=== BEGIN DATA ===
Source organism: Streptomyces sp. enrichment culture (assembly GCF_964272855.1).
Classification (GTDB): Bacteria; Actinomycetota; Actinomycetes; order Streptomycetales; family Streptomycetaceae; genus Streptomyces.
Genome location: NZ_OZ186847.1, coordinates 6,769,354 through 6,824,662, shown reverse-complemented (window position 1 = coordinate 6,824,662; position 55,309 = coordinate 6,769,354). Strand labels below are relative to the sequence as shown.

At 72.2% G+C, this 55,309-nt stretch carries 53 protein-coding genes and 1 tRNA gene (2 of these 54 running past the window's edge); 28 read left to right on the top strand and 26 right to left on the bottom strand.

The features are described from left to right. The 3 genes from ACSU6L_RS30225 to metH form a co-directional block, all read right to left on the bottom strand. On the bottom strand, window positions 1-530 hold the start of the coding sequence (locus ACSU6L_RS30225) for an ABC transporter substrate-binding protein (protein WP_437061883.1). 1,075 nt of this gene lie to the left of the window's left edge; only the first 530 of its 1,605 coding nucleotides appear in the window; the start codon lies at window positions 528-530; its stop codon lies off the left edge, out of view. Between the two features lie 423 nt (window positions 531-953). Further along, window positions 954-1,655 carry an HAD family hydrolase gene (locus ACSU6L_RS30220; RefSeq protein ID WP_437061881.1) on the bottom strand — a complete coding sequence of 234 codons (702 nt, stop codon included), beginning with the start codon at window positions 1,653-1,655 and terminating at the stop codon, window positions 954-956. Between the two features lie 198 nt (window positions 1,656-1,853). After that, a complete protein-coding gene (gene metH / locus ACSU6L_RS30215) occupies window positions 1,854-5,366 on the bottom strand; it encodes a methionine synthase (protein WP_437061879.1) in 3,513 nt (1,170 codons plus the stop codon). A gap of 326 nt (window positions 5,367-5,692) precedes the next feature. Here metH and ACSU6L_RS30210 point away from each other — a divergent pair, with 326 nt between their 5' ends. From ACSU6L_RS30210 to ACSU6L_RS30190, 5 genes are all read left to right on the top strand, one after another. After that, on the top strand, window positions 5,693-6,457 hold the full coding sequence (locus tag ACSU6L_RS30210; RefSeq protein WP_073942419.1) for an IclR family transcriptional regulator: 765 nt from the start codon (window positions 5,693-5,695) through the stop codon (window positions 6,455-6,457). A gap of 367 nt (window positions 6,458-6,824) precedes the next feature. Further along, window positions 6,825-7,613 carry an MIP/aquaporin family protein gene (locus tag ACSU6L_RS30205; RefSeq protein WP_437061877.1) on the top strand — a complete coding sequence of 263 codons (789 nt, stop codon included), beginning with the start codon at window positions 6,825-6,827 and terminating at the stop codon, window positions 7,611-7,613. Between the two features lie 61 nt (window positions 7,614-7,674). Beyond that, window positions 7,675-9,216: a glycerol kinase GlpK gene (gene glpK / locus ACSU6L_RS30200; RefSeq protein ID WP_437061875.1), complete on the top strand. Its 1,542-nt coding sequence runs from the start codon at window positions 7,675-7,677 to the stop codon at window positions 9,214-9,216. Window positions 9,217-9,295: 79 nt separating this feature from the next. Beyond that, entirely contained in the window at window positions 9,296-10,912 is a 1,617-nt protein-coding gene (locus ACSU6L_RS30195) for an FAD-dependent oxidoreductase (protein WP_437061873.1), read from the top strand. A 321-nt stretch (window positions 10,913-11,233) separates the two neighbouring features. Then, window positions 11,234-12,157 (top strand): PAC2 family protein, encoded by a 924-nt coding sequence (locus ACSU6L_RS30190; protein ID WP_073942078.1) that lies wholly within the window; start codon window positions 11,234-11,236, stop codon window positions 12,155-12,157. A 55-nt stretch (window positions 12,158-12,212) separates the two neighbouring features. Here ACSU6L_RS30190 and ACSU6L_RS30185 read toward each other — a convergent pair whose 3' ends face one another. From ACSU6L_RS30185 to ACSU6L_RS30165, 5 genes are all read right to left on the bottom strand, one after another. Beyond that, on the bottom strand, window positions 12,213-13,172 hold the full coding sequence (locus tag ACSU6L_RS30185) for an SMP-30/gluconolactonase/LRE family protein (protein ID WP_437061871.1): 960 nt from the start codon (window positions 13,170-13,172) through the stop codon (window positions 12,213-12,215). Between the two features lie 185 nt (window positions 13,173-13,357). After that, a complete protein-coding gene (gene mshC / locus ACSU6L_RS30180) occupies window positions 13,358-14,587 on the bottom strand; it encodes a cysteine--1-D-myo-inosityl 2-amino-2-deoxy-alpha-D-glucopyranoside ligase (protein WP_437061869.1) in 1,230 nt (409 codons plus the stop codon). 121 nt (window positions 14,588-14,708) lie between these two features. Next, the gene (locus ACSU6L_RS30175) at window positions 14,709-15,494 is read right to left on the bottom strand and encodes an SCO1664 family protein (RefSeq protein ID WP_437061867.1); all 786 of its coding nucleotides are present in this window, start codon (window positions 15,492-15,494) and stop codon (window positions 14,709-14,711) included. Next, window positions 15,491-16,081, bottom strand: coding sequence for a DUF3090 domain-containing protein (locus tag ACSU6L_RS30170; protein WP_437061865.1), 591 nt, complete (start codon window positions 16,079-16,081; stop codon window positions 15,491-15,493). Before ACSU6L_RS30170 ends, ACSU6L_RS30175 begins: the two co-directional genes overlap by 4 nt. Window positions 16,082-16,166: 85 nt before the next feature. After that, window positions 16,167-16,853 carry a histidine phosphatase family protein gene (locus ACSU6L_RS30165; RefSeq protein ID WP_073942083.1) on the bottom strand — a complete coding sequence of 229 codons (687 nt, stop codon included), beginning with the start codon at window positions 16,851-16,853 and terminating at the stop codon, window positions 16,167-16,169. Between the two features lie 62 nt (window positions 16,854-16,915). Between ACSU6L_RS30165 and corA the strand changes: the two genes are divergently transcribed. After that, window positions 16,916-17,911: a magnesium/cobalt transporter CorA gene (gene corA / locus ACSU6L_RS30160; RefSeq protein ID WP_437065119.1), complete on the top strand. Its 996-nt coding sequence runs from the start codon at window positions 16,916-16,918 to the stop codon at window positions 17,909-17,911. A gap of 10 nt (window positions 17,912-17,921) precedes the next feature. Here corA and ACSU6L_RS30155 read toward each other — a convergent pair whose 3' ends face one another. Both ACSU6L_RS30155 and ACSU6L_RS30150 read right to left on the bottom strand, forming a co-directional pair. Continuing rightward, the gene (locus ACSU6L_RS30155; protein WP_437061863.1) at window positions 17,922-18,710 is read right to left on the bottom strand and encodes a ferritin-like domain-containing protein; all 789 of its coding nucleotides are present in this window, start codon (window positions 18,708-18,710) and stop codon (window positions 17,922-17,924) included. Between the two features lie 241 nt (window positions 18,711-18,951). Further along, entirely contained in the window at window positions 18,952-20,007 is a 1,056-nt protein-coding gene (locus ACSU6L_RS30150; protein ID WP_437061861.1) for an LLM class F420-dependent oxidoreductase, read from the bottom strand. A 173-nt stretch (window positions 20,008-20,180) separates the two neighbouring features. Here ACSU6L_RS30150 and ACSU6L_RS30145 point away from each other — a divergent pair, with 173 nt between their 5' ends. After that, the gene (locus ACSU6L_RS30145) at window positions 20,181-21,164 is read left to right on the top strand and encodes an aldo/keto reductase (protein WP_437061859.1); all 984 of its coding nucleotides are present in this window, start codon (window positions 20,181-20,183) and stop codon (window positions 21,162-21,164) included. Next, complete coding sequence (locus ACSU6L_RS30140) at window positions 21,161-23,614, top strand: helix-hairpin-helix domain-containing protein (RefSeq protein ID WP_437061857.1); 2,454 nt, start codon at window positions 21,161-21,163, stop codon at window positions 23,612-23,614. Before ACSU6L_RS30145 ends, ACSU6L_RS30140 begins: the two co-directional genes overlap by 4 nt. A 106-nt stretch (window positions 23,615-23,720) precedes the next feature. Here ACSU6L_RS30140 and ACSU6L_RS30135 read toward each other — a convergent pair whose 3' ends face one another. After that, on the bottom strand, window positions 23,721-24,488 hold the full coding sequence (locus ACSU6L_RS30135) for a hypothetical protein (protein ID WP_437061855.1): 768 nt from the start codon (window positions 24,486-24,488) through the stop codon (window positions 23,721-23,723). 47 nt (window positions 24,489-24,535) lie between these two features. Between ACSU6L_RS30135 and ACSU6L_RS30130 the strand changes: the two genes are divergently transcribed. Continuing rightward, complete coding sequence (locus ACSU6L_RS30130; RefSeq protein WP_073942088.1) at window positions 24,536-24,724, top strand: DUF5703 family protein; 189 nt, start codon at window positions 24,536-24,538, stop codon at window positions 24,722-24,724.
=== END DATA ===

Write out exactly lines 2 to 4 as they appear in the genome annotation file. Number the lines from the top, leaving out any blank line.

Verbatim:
Classification (GTDB): Bacteria; Actinomycetota; Actinomycetes; order Streptomycetales; family Streptomycetaceae; genus Streptomyces.
Genome location: NZ_OZ186847.1, coordinates 6,769,354 through 6,824,662, shown reverse-complemented (window position 1 = coordinate 6,824,662; position 55,309 = coordinate 6,769,354). Strand labels below are relative to the sequence as shown.

At 72.2% G+C, this 55,309-nt stretch carries 53 protein-coding genes and 1 tRNA gene (2 of these 54 running past the window's edge); 28 read left to right on the top strand and 26 right to left on the bottom strand.